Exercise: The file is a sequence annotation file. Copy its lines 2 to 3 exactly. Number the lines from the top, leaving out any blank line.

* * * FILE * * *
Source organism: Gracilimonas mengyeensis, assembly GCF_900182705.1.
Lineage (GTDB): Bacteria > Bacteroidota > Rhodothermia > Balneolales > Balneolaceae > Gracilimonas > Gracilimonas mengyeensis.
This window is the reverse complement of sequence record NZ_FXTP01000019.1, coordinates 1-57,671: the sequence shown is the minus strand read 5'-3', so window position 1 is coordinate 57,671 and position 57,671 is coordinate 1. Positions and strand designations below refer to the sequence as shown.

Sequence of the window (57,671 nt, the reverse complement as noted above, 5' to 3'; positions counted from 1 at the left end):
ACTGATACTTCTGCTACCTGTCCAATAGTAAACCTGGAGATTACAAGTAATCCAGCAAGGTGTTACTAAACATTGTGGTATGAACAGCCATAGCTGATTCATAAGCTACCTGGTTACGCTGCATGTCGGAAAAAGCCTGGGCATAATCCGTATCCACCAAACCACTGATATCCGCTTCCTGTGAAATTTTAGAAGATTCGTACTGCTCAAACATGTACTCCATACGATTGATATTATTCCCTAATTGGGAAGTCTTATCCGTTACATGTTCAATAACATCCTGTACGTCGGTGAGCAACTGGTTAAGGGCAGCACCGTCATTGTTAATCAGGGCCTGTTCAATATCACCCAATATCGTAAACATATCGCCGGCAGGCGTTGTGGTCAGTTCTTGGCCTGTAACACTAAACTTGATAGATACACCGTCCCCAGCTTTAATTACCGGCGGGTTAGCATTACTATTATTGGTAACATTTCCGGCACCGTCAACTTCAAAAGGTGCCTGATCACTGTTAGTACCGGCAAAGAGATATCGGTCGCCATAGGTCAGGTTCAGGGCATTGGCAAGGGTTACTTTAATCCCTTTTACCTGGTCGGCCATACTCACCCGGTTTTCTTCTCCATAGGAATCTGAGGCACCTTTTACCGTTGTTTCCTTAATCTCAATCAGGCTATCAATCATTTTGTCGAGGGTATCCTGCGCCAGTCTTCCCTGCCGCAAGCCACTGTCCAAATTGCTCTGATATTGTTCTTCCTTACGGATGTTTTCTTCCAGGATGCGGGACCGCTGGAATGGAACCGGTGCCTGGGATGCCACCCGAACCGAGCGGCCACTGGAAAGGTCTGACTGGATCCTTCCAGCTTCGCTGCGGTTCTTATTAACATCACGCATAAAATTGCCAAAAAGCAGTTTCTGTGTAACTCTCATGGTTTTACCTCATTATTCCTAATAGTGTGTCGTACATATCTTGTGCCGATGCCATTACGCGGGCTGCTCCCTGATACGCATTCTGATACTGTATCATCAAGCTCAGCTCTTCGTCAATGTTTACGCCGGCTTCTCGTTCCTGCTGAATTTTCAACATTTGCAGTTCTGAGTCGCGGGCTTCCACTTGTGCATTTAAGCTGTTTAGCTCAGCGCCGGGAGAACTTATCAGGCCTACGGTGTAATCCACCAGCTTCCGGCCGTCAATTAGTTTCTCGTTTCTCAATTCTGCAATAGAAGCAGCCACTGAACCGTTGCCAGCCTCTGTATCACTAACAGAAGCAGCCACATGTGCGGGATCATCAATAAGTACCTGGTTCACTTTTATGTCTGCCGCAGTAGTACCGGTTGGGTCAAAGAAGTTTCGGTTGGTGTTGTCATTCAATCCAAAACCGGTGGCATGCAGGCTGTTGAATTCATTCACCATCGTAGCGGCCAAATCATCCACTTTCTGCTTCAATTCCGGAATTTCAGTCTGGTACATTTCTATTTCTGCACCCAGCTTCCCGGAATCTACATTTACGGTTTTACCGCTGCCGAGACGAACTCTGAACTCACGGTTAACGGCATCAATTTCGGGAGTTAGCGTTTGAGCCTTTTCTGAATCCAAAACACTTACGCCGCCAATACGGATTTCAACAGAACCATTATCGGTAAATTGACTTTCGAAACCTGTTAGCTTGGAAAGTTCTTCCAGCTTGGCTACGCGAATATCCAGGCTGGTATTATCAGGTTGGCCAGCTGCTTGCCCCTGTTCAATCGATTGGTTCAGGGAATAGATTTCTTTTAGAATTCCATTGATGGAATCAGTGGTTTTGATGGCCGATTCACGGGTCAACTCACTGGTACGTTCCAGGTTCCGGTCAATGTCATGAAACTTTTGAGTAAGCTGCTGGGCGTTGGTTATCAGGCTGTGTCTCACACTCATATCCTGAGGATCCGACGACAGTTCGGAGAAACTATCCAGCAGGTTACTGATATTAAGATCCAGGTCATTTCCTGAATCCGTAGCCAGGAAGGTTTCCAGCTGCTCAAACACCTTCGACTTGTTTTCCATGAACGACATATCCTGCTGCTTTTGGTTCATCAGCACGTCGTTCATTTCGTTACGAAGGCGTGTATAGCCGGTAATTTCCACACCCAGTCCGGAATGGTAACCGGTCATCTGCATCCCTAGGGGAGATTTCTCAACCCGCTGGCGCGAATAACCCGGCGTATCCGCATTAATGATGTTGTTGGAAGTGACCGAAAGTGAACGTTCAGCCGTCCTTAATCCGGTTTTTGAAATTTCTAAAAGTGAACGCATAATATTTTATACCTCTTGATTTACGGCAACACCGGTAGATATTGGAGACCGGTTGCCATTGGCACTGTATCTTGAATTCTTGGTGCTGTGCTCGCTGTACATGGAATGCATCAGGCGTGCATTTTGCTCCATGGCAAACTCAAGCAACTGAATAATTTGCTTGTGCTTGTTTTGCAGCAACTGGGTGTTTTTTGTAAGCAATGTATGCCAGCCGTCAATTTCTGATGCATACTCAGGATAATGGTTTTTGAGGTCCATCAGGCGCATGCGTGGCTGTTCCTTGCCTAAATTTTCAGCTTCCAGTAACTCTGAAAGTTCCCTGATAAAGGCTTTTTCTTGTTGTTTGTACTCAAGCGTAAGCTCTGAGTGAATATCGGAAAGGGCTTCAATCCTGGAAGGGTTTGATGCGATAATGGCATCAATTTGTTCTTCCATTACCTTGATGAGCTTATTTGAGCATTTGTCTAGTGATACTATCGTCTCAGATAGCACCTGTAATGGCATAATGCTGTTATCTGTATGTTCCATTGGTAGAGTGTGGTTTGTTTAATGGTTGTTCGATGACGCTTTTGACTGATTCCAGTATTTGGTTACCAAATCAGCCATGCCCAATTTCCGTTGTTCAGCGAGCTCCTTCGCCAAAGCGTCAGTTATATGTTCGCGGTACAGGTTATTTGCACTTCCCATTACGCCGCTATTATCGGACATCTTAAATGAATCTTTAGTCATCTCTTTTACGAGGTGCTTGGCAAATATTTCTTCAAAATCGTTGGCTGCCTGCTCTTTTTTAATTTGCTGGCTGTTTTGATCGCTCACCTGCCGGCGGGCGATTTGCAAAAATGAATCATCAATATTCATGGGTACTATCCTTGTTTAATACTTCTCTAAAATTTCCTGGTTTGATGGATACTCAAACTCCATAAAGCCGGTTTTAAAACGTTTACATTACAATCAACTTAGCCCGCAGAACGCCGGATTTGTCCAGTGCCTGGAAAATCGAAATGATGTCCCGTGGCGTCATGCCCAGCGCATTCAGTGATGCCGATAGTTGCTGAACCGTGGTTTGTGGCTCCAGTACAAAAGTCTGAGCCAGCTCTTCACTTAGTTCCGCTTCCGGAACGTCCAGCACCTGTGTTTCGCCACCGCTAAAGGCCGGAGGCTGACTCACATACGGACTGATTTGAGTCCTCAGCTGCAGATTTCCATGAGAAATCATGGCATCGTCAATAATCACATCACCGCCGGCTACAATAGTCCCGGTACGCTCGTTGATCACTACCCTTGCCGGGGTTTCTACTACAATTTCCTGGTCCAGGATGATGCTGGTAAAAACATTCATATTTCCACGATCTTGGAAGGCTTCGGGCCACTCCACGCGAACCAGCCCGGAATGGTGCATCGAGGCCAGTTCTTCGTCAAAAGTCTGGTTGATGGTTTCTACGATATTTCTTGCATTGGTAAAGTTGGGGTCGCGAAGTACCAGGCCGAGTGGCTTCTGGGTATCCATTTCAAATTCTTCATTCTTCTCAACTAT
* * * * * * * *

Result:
Lineage (GTDB): Bacteria > Bacteroidota > Rhodothermia > Balneolales > Balneolaceae > Gracilimonas > Gracilimonas mengyeensis.
This window is the reverse complement of sequence record NZ_FXTP01000019.1, coordinates 1-57,671: the sequence shown is the minus strand read 5'-3', so window position 1 is coordinate 57,671 and position 57,671 is coordinate 1. Positions and strand designations below refer to the sequence as shown.